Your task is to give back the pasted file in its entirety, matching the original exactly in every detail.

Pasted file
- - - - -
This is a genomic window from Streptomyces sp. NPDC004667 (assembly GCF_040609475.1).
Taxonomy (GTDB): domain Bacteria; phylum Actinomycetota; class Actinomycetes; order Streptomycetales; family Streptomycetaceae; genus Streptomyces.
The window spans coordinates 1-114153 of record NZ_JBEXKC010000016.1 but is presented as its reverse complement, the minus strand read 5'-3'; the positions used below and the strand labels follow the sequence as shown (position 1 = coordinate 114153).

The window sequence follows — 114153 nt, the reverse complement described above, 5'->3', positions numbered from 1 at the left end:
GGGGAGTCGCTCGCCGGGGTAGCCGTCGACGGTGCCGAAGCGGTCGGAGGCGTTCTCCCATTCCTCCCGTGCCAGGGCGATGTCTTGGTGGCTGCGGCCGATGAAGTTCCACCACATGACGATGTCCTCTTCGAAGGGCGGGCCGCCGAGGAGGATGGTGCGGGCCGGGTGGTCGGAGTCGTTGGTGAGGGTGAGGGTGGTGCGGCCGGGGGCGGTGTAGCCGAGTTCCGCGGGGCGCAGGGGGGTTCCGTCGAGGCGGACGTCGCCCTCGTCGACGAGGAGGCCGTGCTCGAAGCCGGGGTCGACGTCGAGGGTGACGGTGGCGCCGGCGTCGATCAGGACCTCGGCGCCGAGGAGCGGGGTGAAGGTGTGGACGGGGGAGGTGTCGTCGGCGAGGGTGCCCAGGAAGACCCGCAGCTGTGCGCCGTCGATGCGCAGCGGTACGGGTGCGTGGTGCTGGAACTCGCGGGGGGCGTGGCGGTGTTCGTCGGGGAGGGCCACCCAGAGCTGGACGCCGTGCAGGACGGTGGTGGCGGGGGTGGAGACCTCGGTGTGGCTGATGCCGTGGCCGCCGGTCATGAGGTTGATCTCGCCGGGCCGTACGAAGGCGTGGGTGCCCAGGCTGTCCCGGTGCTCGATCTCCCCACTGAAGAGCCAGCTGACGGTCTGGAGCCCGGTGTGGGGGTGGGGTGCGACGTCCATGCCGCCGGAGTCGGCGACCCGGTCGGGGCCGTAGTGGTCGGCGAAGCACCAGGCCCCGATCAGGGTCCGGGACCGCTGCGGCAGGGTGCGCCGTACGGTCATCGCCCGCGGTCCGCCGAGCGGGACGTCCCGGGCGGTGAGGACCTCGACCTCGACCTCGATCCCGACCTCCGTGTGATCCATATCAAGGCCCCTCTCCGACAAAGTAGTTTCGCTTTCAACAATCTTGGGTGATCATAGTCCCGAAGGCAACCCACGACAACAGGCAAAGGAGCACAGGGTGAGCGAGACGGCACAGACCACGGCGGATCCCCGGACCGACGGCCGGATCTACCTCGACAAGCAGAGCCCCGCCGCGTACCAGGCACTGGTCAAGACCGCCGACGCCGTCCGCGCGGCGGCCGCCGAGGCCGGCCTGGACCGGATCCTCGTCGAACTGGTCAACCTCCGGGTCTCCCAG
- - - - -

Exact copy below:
This is a genomic window from Streptomyces sp. NPDC004667 (assembly GCF_040609475.1).
Taxonomy (GTDB): domain Bacteria; phylum Actinomycetota; class Actinomycetes; order Streptomycetales; family Streptomycetaceae; genus Streptomyces.
The window spans coordinates 1-114153 of record NZ_JBEXKC010000016.1 but is presented as its reverse complement, the minus strand read 5'-3'; the positions used below and the strand labels follow the sequence as shown (position 1 = coordinate 114153).

The window sequence follows — 114153 nt, the reverse complement described above, 5'->3', positions numbered from 1 at the left end:
GGGGAGTCGCTCGCCGGGGTAGCCGTCGACGGTGCCGAAGCGGTCGGAGGCGTTCTCCCATTCCTCCCGTGCCAGGGCGATGTCTTGGTGGCTGCGGCCGATGAAGTTCCACCACATGACGATGTCCTCTTCGAAGGGCGGGCCGCCGAGGAGGATGGTGCGGGCCGGGTGGTCGGAGTCGTTGGTGAGGGTGAGGGTGGTGCGGCCGGGGGCGGTGTAGCCGAGTTCCGCGGGGCGCAGGGGGGTTCCGTCGAGGCGGACGTCGCCCTCGTCGACGAGGAGGCCGTGCTCGAAGCCGGGGTCGACGTCGAGGGTGACGGTGGCGCCGGCGTCGATCAGGACCTCGGCGCCGAGGAGCGGGGTGAAGGTGTGGACGGGGGAGGTGTCGTCGGCGAGGGTGCCCAGGAAGACCCGCAGCTGTGCGCCGTCGATGCGCAGCGGTACGGGTGCGTGGTGCTGGAACTCGCGGGGGGCGTGGCGGTGTTCGTCGGGGAGGGCCACCCAGAGCTGGACGCCGTGCAGGACGGTGGTGGCGGGGGTGGAGACCTCGGTGTGGCTGATGCCGTGGCCGCCGGTCATGAGGTTGATCTCGCCGGGCCGTACGAAGGCGTGGGTGCCCAGGCTGTCCCGGTGCTCGATCTCCCCACTGAAGAGCCAGCTGACGGTCTGGAGCCCGGTGTGGGGGTGGGGTGCGACGTCCATGCCGCCGGAGTCGGCGACCCGGTCGGGGCCGTAGTGGTCGGCGAAGCACCAGGCCCCGATCAGGGTCCGGGACCGCTGCGGCAGGGTGCGCCGTACGGTCATCGCCCGCGGTCCGCCGAGCGGGACGTCCCGGGCGGTGAGGACCTCGACCTCGACCTCGATCCCGACCTCCGTGTGATCCATATCAAGGCCCCTCTCCGACAAAGTAGTTTCGCTTTCAACAATCTTGGGTGATCATAGTCCCGAAGGCAACCCACGACAACAGGCAAAGGAGCACAGGGTGAGCGAGACGGCACAGACCACGGCGGATCCCCGGACCGACGGCCGGATCTACCTCGACAAGCAGAGCCCCGCCGCGTACCAGGCACTGGTCAAGACCGCCGACGCCGTCCGCGCGGCGGCCGCCGAGGCCGGCCTGGACCGGATCCTCGTCGAACTGGTCAACCTCCGGGTCTCCCAG